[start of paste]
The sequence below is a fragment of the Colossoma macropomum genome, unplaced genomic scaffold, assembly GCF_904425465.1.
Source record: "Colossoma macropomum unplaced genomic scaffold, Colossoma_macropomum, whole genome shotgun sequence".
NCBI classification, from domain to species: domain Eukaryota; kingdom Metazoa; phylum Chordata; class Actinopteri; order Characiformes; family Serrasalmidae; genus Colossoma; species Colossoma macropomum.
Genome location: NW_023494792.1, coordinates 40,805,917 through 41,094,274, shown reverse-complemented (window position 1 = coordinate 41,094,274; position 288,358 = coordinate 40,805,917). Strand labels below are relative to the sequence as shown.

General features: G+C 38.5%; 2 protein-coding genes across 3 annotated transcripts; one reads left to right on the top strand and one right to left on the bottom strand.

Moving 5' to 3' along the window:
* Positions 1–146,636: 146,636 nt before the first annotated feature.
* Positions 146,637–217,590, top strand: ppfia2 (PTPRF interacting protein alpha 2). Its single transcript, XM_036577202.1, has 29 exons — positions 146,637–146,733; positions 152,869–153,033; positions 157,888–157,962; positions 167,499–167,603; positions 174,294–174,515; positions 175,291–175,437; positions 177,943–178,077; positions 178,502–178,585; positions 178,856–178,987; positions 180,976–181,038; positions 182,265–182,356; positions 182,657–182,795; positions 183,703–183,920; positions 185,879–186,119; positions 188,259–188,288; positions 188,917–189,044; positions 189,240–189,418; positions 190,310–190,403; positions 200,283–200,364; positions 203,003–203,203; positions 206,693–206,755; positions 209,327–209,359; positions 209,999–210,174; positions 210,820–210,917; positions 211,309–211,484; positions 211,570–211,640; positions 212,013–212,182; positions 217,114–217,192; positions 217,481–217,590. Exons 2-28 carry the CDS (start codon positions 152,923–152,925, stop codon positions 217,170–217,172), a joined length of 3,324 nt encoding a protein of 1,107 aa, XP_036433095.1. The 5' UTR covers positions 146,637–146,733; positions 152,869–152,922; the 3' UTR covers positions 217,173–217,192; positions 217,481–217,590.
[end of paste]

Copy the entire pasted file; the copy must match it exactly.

The sequence below is a fragment of the Colossoma macropomum genome, unplaced genomic scaffold, assembly GCF_904425465.1.
Source record: "Colossoma macropomum unplaced genomic scaffold, Colossoma_macropomum, whole genome shotgun sequence".
NCBI classification, from domain to species: domain Eukaryota; kingdom Metazoa; phylum Chordata; class Actinopteri; order Characiformes; family Serrasalmidae; genus Colossoma; species Colossoma macropomum.
Genome location: NW_023494792.1, coordinates 40,805,917 through 41,094,274, shown reverse-complemented (window position 1 = coordinate 41,094,274; position 288,358 = coordinate 40,805,917). Strand labels below are relative to the sequence as shown.

General features: G+C 38.5%; 2 protein-coding genes across 3 annotated transcripts; one reads left to right on the top strand and one right to left on the bottom strand.

Moving 5' to 3' along the window:
* Positions 1–146,636: 146,636 nt before the first annotated feature.
* Positions 146,637–217,590, top strand: ppfia2 (PTPRF interacting protein alpha 2). Its single transcript, XM_036577202.1, has 29 exons — positions 146,637–146,733; positions 152,869–153,033; positions 157,888–157,962; positions 167,499–167,603; positions 174,294–174,515; positions 175,291–175,437; positions 177,943–178,077; positions 178,502–178,585; positions 178,856–178,987; positions 180,976–181,038; positions 182,265–182,356; positions 182,657–182,795; positions 183,703–183,920; positions 185,879–186,119; positions 188,259–188,288; positions 188,917–189,044; positions 189,240–189,418; positions 190,310–190,403; positions 200,283–200,364; positions 203,003–203,203; positions 206,693–206,755; positions 209,327–209,359; positions 209,999–210,174; positions 210,820–210,917; positions 211,309–211,484; positions 211,570–211,640; positions 212,013–212,182; positions 217,114–217,192; positions 217,481–217,590. Exons 2-28 carry the CDS (start codon positions 152,923–152,925, stop codon positions 217,170–217,172), a joined length of 3,324 nt encoding a protein of 1,107 aa, XP_036433095.1. The 5' UTR covers positions 146,637–146,733; positions 152,869–152,922; the 3' UTR covers positions 217,173–217,192; positions 217,481–217,590.